This week, Utah Republican Jason Chaffetz made a statement on CNN defending the new Trumpcare bill. He said:
“Well we’re getting rid of the individual mandate. We’re getting rid of those things that people said they don’t want. And you know what? Americans have choices. And they’ve got to make a choice. And so, maybe rather than getting that new iPhone that they just love and they want to go spend hundreds of dollars on that, maybe they should invest it in their own health care. They’ve got to make those decisions for themselves.”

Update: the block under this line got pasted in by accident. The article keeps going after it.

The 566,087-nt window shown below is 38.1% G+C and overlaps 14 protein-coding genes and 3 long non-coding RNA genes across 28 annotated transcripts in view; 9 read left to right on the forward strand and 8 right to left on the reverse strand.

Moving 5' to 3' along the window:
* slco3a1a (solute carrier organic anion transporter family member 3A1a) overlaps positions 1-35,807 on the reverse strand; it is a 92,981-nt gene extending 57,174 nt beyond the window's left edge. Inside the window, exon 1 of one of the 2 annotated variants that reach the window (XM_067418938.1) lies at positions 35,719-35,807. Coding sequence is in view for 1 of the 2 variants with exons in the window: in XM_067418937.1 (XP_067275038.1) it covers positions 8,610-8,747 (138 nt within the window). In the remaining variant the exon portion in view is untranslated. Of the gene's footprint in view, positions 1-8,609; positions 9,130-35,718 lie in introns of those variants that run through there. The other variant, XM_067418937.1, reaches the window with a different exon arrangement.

Hmmm, Chaffetz doesn’t seem to have paid for his own health care in a while. The cost of an iPhone would pay for six weeks of metamaiden’s insulin. Even with insurance, if we skipped the iPhone, the amount we’d save would only cover the copay for about six months of insulin. That doesn’t include the supplies that it takes to run the pump that delivers the insulin into her blood stream, or the test strips and needles for her blood glucose meter. She also uses a continuous glucose monitor. She happens to have a lifelong chronic illness which costs thousands of dollars a year to treat. Her Type 1 diabetes is an auto-immune disease, not something caused by lifestyle choices. She was diagnosed at ten years old and is currently an honor student in college. Is Chaffetz going to stand there and tell me that she doesn’t deserve decent health care? We, her parents, have always had good insurance and enough money to afford her care, but we have nightmares worrying about what will happen when she goes off our insurance in a few years. No unpaid internships for her, no gaps in insurance, no self-employment, no working for a small business with crappy or no insurance. Not if the Republicans get their way. They say they are keeping some parts of Obamacare care, but they also still have to make compromises to convince the more conservative members of Congress to vote for their version.